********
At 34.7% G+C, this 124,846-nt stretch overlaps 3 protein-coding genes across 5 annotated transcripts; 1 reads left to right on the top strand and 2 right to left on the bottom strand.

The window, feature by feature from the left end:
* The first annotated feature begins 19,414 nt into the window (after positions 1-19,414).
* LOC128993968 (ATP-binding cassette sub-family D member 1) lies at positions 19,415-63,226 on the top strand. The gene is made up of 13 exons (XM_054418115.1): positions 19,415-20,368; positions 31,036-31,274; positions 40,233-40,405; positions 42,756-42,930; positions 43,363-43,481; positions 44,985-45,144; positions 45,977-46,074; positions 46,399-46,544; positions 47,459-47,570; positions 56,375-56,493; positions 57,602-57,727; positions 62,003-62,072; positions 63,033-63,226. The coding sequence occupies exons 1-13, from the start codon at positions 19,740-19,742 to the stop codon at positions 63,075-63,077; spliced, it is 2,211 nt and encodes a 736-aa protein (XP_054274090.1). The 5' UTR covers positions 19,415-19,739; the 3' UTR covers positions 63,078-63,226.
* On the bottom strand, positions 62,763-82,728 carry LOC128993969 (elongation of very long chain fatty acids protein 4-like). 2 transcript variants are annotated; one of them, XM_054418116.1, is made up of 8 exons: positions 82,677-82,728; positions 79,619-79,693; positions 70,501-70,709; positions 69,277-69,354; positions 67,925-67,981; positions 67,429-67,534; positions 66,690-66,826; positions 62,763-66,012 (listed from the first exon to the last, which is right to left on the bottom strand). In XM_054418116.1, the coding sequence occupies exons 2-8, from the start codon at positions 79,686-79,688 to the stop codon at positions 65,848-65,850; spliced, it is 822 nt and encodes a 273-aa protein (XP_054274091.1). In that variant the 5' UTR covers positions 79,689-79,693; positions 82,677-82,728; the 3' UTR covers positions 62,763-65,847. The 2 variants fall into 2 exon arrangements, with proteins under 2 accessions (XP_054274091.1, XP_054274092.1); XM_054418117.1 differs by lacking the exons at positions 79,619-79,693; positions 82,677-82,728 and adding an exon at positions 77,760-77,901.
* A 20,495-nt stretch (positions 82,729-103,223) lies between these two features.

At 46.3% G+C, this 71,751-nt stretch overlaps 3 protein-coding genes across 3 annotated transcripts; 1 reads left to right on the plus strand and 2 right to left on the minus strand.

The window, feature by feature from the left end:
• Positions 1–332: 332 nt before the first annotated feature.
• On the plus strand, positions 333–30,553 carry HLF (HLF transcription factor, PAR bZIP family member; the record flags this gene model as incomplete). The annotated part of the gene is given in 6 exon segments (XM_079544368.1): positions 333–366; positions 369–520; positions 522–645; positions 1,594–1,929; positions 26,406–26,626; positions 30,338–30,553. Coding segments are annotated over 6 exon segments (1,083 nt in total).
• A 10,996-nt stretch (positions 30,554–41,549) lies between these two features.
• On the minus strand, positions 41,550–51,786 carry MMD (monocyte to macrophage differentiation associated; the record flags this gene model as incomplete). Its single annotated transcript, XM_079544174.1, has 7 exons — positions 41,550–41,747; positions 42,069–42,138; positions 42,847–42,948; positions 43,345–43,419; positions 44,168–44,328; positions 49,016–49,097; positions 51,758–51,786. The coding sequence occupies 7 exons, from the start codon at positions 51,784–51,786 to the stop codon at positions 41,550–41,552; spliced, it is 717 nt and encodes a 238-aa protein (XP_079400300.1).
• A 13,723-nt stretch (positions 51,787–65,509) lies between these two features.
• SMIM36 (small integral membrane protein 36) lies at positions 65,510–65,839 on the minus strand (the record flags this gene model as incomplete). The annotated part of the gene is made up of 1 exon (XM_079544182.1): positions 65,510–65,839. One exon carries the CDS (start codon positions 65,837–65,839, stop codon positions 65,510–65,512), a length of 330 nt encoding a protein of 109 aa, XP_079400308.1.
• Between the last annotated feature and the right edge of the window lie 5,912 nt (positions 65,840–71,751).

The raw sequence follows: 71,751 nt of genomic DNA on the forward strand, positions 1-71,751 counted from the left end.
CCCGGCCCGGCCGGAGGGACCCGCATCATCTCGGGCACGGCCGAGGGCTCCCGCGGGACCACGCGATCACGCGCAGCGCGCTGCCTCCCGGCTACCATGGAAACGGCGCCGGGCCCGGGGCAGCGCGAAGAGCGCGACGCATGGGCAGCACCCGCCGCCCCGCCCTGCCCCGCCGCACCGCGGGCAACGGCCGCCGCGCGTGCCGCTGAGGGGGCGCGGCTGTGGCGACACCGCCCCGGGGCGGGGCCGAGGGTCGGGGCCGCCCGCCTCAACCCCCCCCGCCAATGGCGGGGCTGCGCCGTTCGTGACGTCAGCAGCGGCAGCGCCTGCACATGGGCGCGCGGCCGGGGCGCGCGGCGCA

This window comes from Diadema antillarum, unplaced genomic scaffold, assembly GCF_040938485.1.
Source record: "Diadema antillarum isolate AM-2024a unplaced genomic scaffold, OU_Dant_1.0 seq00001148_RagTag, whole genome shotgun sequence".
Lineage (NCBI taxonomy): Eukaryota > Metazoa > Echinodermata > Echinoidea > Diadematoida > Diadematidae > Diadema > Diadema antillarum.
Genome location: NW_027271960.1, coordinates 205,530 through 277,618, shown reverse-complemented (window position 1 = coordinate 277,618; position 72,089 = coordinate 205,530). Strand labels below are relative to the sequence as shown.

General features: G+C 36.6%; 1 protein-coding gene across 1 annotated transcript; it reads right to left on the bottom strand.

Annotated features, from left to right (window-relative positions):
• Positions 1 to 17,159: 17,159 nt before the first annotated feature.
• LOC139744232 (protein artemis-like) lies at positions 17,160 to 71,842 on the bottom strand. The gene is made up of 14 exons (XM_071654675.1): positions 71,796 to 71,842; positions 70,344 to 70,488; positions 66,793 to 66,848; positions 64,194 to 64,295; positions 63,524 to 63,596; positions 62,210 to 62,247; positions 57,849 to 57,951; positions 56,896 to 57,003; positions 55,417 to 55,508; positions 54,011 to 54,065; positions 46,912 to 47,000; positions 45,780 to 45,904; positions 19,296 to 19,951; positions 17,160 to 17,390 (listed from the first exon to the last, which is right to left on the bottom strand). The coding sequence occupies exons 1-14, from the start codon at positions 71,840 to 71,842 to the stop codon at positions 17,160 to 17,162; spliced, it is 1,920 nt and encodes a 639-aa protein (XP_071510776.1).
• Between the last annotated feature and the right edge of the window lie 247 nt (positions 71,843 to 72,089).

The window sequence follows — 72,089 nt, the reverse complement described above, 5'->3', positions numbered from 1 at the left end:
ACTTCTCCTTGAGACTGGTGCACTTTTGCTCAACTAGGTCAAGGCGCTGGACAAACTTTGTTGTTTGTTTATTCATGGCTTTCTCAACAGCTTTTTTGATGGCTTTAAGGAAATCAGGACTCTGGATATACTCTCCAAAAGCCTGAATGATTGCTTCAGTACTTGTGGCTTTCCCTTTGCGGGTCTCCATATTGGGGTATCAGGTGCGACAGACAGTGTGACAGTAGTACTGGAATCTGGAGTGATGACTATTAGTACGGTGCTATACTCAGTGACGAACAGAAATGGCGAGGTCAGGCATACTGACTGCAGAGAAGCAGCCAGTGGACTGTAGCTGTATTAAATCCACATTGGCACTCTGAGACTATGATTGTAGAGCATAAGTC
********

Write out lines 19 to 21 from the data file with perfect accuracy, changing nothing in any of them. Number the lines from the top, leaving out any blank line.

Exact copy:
Source record: "Diadema antillarum isolate AM-2024a unplaced genomic scaffold, OU_Dant_1.0 seq00001148_RagTag, whole genome shotgun sequence".
Lineage (NCBI taxonomy): Eukaryota > Metazoa > Echinodermata > Echinoidea > Diadematoida > Diadematidae > Diadema > Diadema antillarum.
Genome location: NW_027271960.1, coordinates 205,530 through 277,618, shown reverse-complemented (window position 1 = coordinate 277,618; position 72,089 = coordinate 205,530). Strand labels below are relative to the sequence as shown.